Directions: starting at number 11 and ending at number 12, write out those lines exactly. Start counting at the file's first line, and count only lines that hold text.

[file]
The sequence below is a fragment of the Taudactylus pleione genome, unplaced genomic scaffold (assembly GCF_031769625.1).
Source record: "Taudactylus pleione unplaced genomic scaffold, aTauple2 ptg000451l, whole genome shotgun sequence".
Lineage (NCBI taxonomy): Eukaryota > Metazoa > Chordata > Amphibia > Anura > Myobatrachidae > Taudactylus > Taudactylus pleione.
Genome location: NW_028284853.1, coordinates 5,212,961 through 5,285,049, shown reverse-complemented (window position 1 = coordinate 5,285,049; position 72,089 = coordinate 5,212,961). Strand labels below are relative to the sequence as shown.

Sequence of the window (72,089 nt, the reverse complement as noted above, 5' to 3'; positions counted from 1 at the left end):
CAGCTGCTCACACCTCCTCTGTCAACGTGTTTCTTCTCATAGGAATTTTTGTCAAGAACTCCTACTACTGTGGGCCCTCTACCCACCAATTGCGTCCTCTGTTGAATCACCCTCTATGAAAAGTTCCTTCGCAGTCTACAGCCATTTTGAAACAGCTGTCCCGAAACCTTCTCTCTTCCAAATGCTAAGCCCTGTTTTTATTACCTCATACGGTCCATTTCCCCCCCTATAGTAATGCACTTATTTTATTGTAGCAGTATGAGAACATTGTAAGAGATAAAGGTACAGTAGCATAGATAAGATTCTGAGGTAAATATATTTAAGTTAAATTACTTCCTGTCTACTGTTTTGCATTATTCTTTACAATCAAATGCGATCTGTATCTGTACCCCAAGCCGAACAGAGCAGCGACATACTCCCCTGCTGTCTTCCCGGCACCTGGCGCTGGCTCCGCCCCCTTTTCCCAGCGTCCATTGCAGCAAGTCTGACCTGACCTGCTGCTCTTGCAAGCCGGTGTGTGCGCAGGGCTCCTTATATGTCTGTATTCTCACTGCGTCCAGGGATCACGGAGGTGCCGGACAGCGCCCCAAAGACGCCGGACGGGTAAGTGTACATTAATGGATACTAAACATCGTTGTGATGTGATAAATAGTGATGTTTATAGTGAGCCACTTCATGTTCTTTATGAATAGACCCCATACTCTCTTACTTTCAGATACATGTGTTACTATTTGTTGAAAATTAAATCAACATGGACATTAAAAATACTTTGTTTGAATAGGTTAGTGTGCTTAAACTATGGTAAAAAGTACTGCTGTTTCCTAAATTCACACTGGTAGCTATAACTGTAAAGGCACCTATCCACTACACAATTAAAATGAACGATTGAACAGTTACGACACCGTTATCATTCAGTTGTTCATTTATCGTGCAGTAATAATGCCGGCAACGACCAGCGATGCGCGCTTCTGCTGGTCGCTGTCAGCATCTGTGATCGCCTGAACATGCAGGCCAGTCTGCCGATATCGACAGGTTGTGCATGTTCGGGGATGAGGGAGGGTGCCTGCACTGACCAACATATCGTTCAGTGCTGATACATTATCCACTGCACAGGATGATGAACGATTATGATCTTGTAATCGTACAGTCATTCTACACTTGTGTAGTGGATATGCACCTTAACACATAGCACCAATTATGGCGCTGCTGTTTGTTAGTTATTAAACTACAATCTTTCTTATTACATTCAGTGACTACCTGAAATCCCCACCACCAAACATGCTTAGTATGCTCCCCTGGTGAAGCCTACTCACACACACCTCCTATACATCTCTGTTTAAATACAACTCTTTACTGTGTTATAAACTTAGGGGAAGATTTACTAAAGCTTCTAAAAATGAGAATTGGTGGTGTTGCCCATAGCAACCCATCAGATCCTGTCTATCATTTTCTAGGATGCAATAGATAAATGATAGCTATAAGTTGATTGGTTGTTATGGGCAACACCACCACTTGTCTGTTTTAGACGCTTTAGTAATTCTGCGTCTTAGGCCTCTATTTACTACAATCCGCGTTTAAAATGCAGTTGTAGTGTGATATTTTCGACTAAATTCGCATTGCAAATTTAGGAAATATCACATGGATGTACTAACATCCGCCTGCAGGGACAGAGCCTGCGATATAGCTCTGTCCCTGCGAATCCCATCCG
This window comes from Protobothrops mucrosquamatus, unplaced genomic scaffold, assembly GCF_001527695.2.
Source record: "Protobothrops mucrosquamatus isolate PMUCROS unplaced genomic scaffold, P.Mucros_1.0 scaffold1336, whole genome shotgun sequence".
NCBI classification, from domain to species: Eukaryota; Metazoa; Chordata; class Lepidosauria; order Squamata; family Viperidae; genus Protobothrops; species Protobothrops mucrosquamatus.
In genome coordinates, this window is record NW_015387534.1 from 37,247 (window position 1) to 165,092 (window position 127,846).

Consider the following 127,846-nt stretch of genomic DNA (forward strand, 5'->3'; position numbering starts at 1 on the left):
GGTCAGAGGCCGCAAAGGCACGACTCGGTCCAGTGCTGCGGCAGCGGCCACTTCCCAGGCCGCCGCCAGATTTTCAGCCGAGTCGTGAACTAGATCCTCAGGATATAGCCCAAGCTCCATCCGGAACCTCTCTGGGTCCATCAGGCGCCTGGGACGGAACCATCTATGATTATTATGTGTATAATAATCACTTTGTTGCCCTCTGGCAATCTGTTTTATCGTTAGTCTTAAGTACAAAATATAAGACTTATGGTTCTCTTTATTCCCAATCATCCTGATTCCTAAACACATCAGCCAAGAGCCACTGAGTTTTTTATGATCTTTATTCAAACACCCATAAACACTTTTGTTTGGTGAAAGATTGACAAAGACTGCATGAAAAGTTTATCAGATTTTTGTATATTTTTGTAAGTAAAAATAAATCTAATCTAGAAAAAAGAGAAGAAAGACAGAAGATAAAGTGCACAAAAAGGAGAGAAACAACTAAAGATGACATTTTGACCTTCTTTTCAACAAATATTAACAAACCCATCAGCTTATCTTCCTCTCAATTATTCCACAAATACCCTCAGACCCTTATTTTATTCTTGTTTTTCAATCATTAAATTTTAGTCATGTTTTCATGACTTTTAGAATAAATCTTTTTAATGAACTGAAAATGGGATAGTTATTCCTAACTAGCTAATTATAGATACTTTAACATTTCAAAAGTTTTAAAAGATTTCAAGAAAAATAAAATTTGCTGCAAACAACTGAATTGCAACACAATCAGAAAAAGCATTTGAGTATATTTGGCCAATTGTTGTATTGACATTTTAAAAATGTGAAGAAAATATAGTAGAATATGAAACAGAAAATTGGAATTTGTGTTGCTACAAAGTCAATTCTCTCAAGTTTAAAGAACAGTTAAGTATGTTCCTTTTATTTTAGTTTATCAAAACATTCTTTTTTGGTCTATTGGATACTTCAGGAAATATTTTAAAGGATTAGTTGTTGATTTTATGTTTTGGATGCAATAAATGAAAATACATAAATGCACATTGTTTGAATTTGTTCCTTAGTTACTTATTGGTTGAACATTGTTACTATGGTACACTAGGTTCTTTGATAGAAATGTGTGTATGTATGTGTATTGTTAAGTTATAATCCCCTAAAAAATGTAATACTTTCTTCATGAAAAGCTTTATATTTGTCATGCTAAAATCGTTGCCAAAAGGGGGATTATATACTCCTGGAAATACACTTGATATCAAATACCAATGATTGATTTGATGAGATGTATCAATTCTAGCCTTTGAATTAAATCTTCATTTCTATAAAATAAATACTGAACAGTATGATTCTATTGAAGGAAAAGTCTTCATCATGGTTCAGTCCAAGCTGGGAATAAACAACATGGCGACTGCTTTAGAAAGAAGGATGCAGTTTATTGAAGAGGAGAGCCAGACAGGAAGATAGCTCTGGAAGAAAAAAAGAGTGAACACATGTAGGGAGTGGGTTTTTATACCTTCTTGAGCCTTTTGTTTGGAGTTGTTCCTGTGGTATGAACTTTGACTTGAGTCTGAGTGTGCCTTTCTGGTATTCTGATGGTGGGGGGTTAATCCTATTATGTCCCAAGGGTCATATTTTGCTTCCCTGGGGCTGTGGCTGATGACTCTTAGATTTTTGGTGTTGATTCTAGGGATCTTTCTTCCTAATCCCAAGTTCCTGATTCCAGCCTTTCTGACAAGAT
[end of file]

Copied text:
Consider the following 127,846-nt stretch of genomic DNA (forward strand, 5'->3'; position numbering starts at 1 on the left):
GGTCAGAGGCCGCAAAGGCACGACTCGGTCCAGTGCTGCGGCAGCGGCCACTTCCCAGGCCGCCGCCAGATTTTCAGCCGAGTCGTGAACTAGATCCTCAGGATATAGCCCAAGCTCCATCCGGAACCTCTCTGGGTCCATCAGGCGCCTGGGACGGAACCATCTATGATTATTATGTGTATAATAATCACTTTGTTGCCCTCTGGCAATCTGTTTTATCGTTAGTCTTAAGTACAAAATATAAGACTTATGGTTCTCTTTATTCCCAATCATCCTGATTCCTAAACACATCAGCCAAGAGCCACTGAGTTTTTTATGATCTTTATTCAAACACCCATAAACACTTTTGTTTGGTGAAAGATTGACAAAGACTGCATGAAAAGTTTATCAGATTTTTGTATATTTTTGTAAGTAAAAATAAATCTAATCTAGAAAAAAGAGAAGAAAGACAGAAGATAAAGTGCACAAAAAGGAGAGAAACAACTAAAGATGACATTTTGACCTTCTTTTCAACAAATATTAACAAACCCATCAGCTTATCTTCCTCTCAATTATTCCACAAATACCCTCAGACCCTTATTTTATTCTTGTTTTTCAATCATTAAATTTTAGTCATGTTTTCATGACTTTTAGAATAAATCTTTTTAATGAACTGAAAATGGGATAGTTATTCCTAACTAGCTAATTATAGATACTTTAACATTTCAAAAGTTTTAAAAGATTTCAAGAAAAATAAAATTTGCTGCAAACAACTGAATTGCAACACAATCAGAAAAAGCATTTGAGTATATTTGGCCAATTGTTGTATTGACATTTTAAAAATGTGAAGAAAATATAGTAGAATATGAAACAGAAAATTGGAATTTGTGTTGCTACAAAGTCAATTCTCTCAAGTTTAAAGAACAGTTAAGTATGTTCCTTTTATTTTAGTTTATCAAAACATTCTTTTTTGGTCTATTGGATACTTCAGGAAATATTTTAAAGGATTAGTTGTTGATTTTATGTTTTGGATGCAATAAATGAAAATACATAAATGCACATTGTTTGAATTTGTTCCTTAGTTACTTATTGGTTGAACATTGTTACTATGGTACACTAGGTTCTTTGATAGAAATGTGTGTATGTATGTGTATTGTTAAGTTATAATCCCCTAAAAAATGTAATACTTTCTTCATGAAAAGCTTTATATTTGTCATGCTAAAATCGTTGCCAAAAGGGGGATTATATACTCCTGGAAATACACTTGATATCAAATACCAATGATTGATTTGATGAGATGTATCAATTCTAGCCTTTGAATTAAATCTTCATTTCTATAAAATAAATACTGAACAGTATGATTCTATTGAAGGAAAAGTCTTCATCATGGTTCAGTCCAAGCTGGGAATAAACAACATGGCGACTGCTTTAGAAAGAAGGATGCAGTTTATTGAAGAGGAGAGCCAGACAGGAAGATAGCTCTGGAAGAAAAAAAGAGTGAACACATGTAGGGAGTGGGTTTTTATACCTTCTTGAGCCTTTTGTTTGGAGTTGTTCCTGTGGTATGAACTTTGACTTGAGTCTGAGTGTGCCTTTCTGGTATTCTGATGGTGGGGGGTTAATCCTATTATGTCCCAAGGGTCATATTTTGCTTCCCTGGGGCTGTGGCTGATGACTCTTAGATTTTTGGTGTTGATTCTAGGGATCTTTCTTCCTAATCCCAAGTTCCTGATTCCAGCCTTTCTGACAAGAT